Monday, 26 February 2018

Those People

(originally journaled January 29, 2018)

I woke up suddenly from a dream in which 3 or 4 "street people" I am friends with were sitting in my house visiting and having coffee. This house was in the downtown area, and looking out the kitchen window, we could see other street people milling around down on the street.

As my friends got up and were leaving, lots of other street people came rushing in. But instead of going upstairs to the kitchen/living room area, they rushed in the bedroom area on the main floor where our family sleeps. I was nervous because these people sat down on our beds and easy chairs, and some of them had wet themselves and/or were dirty, and I was worried about some of them taking away personal items because I didn't know them.

I had to run upstairs to get coffee and food from the kitchen and then bring it downstairs to serve them. And some of them didn't seem to think I was hurrying fast enough. One lady I didn't know came and asked me for uncooked rice to take with her, and I told her I only had what I'd already cooked for my family for supper. She kept pushing me, being really insistent and demanding, and as I woke up, I was thinking, "Oh, I need to signal a couple of the people here who I know to come and rescue me from her," because I used to do that when I was with the God's Kitchen street ministry, and it always helped.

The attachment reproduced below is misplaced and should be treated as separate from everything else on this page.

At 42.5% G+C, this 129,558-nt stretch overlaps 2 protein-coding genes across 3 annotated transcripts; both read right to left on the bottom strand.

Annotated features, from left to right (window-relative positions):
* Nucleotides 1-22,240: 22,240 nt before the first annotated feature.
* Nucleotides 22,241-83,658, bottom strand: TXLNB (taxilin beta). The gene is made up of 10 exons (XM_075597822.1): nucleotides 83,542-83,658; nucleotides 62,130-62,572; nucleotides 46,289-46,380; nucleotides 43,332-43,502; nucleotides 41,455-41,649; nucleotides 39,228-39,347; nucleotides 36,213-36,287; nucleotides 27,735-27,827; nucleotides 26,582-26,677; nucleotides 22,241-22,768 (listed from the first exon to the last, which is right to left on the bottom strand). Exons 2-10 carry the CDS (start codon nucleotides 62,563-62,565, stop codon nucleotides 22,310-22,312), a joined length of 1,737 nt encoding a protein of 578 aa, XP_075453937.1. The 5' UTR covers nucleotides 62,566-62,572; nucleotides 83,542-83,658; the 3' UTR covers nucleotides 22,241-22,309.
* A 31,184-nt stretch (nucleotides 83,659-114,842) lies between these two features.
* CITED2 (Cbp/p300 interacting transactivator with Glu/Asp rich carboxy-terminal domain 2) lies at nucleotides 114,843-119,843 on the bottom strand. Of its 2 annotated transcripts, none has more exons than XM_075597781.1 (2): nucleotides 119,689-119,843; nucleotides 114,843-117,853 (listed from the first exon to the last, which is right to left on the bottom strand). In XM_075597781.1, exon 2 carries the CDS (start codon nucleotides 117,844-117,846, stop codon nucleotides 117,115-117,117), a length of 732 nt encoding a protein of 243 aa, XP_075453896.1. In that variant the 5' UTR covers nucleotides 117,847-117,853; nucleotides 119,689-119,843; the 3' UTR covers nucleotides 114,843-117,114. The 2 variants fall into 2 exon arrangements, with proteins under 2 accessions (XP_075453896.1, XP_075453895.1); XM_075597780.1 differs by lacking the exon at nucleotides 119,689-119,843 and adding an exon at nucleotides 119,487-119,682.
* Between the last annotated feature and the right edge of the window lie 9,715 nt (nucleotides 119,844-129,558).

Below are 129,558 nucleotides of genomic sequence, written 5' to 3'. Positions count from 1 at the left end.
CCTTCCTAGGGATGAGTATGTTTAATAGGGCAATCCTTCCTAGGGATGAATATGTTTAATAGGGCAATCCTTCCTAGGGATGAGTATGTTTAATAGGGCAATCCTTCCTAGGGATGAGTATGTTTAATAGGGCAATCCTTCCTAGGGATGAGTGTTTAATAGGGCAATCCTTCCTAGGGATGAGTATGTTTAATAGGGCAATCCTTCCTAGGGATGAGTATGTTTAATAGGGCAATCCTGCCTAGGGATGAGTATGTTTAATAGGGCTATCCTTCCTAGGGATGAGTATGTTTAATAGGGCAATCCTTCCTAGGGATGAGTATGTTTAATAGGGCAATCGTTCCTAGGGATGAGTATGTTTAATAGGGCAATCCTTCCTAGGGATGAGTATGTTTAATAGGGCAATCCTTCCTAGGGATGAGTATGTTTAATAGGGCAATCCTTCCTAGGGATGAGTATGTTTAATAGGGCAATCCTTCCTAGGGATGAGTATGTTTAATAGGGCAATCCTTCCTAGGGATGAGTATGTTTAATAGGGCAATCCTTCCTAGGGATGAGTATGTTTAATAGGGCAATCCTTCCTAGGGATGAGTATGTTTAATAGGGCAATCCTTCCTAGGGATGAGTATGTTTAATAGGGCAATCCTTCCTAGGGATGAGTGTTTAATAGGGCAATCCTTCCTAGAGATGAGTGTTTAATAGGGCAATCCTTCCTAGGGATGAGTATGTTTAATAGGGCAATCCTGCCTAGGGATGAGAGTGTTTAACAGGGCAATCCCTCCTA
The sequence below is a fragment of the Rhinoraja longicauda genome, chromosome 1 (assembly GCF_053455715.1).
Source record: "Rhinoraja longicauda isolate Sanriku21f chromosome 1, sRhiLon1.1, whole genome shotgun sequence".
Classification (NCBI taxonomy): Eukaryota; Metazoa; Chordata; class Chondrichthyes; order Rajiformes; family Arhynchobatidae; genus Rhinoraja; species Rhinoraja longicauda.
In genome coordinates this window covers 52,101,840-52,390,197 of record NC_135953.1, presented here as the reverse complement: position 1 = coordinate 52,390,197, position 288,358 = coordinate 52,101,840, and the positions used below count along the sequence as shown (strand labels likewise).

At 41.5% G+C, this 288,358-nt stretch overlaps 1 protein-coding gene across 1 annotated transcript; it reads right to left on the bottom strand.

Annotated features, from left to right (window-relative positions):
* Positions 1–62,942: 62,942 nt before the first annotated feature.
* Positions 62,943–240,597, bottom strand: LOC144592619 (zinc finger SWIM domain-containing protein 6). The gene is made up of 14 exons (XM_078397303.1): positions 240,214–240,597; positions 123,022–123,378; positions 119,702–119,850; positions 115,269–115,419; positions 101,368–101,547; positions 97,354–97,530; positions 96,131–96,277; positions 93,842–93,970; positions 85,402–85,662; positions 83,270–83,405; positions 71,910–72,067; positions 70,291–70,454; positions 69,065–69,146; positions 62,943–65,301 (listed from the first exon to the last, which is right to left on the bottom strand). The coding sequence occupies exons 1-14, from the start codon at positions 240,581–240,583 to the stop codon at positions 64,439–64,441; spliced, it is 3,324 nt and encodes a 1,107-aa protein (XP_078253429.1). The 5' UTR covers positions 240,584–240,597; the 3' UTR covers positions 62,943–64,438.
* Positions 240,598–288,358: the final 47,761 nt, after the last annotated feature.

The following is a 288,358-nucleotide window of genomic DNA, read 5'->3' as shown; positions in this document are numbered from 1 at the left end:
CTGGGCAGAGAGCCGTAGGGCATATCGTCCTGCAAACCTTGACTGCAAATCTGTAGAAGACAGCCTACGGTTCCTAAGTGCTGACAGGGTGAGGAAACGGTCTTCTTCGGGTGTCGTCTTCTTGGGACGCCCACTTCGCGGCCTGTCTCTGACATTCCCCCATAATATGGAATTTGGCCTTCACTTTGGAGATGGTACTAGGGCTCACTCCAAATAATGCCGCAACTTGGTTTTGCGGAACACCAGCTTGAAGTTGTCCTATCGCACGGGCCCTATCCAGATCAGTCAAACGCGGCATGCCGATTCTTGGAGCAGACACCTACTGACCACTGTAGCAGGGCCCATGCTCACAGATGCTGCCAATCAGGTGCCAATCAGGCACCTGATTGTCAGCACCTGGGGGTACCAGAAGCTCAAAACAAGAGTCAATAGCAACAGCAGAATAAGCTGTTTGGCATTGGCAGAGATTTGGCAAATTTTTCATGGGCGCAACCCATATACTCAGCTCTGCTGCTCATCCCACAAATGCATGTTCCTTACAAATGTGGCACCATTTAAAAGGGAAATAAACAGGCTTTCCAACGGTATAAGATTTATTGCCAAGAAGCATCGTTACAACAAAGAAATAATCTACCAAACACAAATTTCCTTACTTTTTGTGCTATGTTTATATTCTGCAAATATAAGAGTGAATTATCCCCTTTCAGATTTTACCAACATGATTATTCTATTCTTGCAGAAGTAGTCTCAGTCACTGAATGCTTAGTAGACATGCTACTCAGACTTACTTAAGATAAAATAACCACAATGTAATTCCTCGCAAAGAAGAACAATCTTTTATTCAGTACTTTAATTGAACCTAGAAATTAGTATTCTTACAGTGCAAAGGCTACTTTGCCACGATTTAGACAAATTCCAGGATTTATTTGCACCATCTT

Then I woke from my dream and my stomach was churning and my head hurting, and the details stayed so strong and clear. I tried to distract myself by checking Facebook and even wrote a blog article on a totally different topic.  But I still couldn't shake the dream or settle my tummy. So I decided to write in my journal as that usually helps me unwind a bit. It did help me stop shaking but I still was feeling flustered.

I guess my concern for street people and others in various difficulties is deep within. And I still feel badly for stepping out on the God's Kitchen street ministry when my health was very poor for a time. In fact, I had to step out of all my activities other than family and work at that time, so I shouldn't feel guilty, should I?  I really was overwhelmed. But that was some time ago, and I've restarted a variety of activities, but not the street ministry which, when I think of it, exhausts me just to consider it. And to think that for a long time, I found it so energizing and joyful. What happened?

Sometimes I also feel guilty because I get annoyed about people who are pushy and demanding and feel entitled--but don't make any effort to change things or do things for themselves (or so it seems to me). I believe that we, as Christians, are to help the poor, but I feel conflicted about the poor who seem to actually enjoy their lifestyle, including drugs, alcohol, panhandling, and so on, and are really demanding to be served and taken care of.

There was a time when I wanted to be able to invite street people into our home for coffee. And I did, sometimes, at least the ones who were relatively safe, in my judgment. But my husband and children were really opposed--and probably for good reason.